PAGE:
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Business trip to Shanghai

The photos on this page have been taken during a business trip in and around Shanghai (上海) in May 2011. Most of them were taken on a sunday, because that was the only time we weren’t meeting with people or travelling.

The comments are interspersed between the pictures. They belong with the picture above.

The Shanghai skyline from my hotel A park in Taizhou

On the left the skyline of Shanghai from my hotel room. The building that looks like a giant beer bottle opener is currently the highest building in Shanghai, the Shanghai World Financial Center (SWFC).

We visited a mould maker in Taizhou (台州), Zhejiang. On the right is the view from my hotel in Taizhou.

The Shanghai Tower under construction The Jin Mao tower, as seen from the SWFC.

The Shanghai Tower under construction, with the Jin Mao tower in the background. The size of the vertical support beams is absolutely huge!

The Jin Mao tower, as seen from the SWFC. Before the construction of the SWFC this was one of the highest buildings in Shanghai.

A view of the Puxi skyline from the SWFC. appartment complex in Shanghai

A view of the Puxi skyline from the SWFC. I was told that this is an exceptionally clear day in Shanghai, even if it looks kind of foggy to most of us.

This is the appartment complex where my boss used to live when he worked here in Shanghai. An appartment there could cost US$3000/month!

Me in the viewing gallery in the SWFC. The viewing gallery in the SWFC.

The viewing gallery in the SWFC. This is the top of the gap in the SWFC building.

Onboard the ferry from Puxi. A coal barge on the river.

Onboard the ferry from Puxi. A coal barge on the river. It looks like the skipper and his family are living on the boat.

Old Shanghai lost between the high-rise The old quarter of Shanghai.

Coming off the ferry, we see some remaining parts of the old Shanghai, lost between the highrise buildings. We walked through the old quarter.

Outside wash basins Narrow alleys

This is actually one of the wider streets. Washbasins were tucked away in odd corners. The second picture is much more typical of what we passed through.

City God temple, Shanghai Old Shanghai teahouse

The interior of the restored city god temple (城隍庙), now again a Taoist shrine. Later we drank a very nice tea in the old shanghai teahouse. This is the interior.

A view from the tea house Jasmine tea

The tea house is sitting in a pond. The surrounding walkways and bridges were absolutely packed with people, so we were glad to find room inside. I ordered jasmine tea, which arrived in a little teapot with a small cup and lots of hot water to top it up. It was quite nice.

The outside of the tea house Tang Dynasty vase in the Shanghai Museum

The outside of the tea house, with the SWFC in the background hidden by the haze.

On Sunday we had a day off and I visited the Shanghai Museum (上海 博物 馆). When I was about 12 years old, I was introduced to the Judge Dee novels, and read all of them with great interest. Since the character of Judge Dee was based on the real Tang Dynasty official Dí Rénjié (狄 仁傑), I especially looked at the Tang dynasty artefacts. This vase is one of them, IIRC. If you are intersted in chinese art and artefacts this museum is definitely worth your time!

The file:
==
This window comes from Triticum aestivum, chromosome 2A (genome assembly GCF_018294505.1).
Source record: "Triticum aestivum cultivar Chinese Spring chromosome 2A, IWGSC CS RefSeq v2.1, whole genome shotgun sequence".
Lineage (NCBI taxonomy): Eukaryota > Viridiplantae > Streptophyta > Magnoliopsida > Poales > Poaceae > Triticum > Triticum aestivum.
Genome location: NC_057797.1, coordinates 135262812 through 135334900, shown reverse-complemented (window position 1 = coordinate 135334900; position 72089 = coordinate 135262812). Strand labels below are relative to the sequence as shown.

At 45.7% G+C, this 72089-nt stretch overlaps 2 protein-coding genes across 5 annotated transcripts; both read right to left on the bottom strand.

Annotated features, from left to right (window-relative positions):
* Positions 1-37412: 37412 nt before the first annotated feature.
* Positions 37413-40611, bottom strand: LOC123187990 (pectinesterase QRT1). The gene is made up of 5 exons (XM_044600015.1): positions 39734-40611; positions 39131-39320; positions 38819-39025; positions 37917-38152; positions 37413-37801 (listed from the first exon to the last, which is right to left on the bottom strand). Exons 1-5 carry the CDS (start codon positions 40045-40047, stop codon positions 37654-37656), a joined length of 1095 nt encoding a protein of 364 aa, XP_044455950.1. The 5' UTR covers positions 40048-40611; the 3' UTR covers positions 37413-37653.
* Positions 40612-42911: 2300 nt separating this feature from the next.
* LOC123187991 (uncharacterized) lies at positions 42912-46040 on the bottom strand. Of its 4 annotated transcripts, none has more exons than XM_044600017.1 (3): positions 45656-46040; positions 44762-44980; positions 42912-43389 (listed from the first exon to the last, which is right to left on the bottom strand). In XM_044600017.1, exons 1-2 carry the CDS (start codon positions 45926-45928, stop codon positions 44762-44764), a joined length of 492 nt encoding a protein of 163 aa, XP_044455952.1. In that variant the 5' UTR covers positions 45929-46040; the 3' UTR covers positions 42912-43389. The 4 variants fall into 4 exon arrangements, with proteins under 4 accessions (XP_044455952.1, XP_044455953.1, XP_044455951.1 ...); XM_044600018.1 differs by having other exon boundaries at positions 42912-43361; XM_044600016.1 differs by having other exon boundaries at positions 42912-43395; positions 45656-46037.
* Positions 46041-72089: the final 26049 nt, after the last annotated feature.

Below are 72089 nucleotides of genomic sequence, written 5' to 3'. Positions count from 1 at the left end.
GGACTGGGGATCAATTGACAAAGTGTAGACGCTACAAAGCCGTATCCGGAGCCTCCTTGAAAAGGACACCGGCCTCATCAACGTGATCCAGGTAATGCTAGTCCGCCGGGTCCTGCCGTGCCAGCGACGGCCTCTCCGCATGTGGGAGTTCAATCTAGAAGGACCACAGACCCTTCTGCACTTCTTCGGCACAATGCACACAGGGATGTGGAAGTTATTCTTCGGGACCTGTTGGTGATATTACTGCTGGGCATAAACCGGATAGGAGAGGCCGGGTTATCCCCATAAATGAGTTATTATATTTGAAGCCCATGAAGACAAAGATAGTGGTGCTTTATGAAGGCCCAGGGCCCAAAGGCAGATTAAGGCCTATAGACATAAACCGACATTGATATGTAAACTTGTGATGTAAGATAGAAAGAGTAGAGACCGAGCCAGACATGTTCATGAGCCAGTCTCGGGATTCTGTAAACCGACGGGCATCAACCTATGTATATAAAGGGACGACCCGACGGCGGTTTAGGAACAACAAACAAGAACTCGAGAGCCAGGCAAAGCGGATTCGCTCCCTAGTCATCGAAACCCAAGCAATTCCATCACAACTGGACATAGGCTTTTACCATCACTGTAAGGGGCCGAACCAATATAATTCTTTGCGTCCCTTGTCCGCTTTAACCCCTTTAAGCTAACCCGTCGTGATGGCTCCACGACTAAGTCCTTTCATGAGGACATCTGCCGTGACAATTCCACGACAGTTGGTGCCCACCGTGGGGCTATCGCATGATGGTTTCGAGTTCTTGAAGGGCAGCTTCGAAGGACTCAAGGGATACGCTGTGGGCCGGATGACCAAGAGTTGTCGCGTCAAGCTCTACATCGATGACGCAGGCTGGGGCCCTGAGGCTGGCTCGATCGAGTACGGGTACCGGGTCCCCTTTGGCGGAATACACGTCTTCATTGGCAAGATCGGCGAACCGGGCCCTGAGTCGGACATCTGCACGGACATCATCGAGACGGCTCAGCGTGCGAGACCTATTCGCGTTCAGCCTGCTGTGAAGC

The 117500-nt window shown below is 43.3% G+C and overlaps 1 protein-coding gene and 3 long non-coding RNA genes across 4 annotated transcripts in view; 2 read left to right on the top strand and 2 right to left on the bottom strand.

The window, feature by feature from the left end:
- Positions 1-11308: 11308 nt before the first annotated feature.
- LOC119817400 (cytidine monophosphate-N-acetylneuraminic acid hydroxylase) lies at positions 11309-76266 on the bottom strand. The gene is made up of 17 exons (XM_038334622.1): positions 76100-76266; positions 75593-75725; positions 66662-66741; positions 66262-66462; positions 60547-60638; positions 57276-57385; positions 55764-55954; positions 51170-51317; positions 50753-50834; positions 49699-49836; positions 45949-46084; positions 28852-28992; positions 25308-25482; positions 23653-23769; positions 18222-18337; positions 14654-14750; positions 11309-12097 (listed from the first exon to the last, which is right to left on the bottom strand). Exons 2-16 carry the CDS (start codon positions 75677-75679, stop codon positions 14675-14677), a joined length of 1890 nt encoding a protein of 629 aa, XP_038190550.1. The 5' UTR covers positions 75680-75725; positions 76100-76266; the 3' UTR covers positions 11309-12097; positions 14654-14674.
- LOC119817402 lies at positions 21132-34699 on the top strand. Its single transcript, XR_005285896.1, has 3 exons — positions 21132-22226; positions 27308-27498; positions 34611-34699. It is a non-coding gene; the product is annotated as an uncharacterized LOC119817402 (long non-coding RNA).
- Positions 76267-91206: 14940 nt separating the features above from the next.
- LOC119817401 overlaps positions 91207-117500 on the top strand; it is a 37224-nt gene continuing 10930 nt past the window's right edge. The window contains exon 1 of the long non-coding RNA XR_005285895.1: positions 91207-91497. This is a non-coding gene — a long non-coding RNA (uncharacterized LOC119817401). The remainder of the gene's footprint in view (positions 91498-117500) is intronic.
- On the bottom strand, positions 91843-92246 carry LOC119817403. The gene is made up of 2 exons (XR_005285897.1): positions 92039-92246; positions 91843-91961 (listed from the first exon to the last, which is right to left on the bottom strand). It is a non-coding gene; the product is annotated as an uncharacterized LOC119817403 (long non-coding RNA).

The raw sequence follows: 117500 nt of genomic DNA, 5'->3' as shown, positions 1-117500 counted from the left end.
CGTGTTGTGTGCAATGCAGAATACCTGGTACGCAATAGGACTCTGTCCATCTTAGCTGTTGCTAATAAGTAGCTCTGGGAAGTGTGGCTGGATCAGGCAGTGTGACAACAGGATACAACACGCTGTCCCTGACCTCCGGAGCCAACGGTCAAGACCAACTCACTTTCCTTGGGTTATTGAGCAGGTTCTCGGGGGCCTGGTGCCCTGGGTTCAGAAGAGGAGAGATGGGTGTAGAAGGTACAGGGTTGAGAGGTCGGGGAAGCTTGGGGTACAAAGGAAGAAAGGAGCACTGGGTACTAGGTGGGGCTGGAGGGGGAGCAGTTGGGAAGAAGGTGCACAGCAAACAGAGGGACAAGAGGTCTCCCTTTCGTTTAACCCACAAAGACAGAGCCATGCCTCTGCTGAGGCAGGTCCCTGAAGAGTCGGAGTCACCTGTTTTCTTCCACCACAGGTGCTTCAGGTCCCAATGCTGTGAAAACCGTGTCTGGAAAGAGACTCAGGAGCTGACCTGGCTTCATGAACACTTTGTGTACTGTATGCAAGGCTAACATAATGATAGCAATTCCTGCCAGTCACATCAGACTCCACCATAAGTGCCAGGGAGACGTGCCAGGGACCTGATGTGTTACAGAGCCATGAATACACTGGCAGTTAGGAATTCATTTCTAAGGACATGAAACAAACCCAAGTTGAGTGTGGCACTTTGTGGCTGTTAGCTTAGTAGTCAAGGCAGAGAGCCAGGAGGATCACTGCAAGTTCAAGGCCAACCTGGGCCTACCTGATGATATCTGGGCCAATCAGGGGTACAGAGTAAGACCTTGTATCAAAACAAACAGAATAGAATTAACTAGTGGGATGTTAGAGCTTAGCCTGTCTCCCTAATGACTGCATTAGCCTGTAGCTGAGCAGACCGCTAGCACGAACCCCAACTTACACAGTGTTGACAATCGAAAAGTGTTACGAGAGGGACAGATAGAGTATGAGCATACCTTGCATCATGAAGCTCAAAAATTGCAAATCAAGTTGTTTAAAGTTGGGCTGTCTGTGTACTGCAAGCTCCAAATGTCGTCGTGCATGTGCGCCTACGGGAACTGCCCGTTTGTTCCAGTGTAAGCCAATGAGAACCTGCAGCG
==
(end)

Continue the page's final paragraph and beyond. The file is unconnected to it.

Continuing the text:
Tang Dynasty horseman statue in the Shanghai Museum Tang Dynasty official statue in the Shanghai Museum

A Tang dynasty horseman and a Tang dynasty official.

Interesting vase in the Shanghai Museum Beautiful jade carving in the Shanghai Museum

An interesting kind of vase. The colors and decorations were not something I’ve seen before from China.

Also a beautifal carving in jade. Especially interesting is how the artist used the natural colors in the material to color the flowers.

Lacquer screen with jade inlay, Shanghai Museum Bronze sword with iron edges, Shanghai Museum

A beautliful lacquer screen with jade inlay. It reminded me of the Judge Dee novel The Lacquer Screen.

And an interesting piece from the transition from bronze to iron; a cross-section of a bronze sword with iron edges. I’m assuming that the bronze was cast with the iron placed in the mould.

Lost wax casting display 1, Shanghai Museum Lost wax casting display 2, Shanghai Museum

Some pictures of the lost wax casting technique.

Lost wax casting display 3, Shanghai Museum Lost-wax cast pot with cast-on handle

At the right a pot with a cast-on handle. The handle model was made out of rope and was burnt out when the mould was fired.

Outside of the Shanghai Museum Working in the lounge of our hotel

Left the outside of the museum. The round top sitting on the square bottom said to symbolize the ancient Chinese perception of “round sky, square earth”.

The afternoon before flying home we were working in one of the lounges of the hotel. I went up to my room to get something and took this picture on the right.

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Riding a pair of Scorpion Trikes  →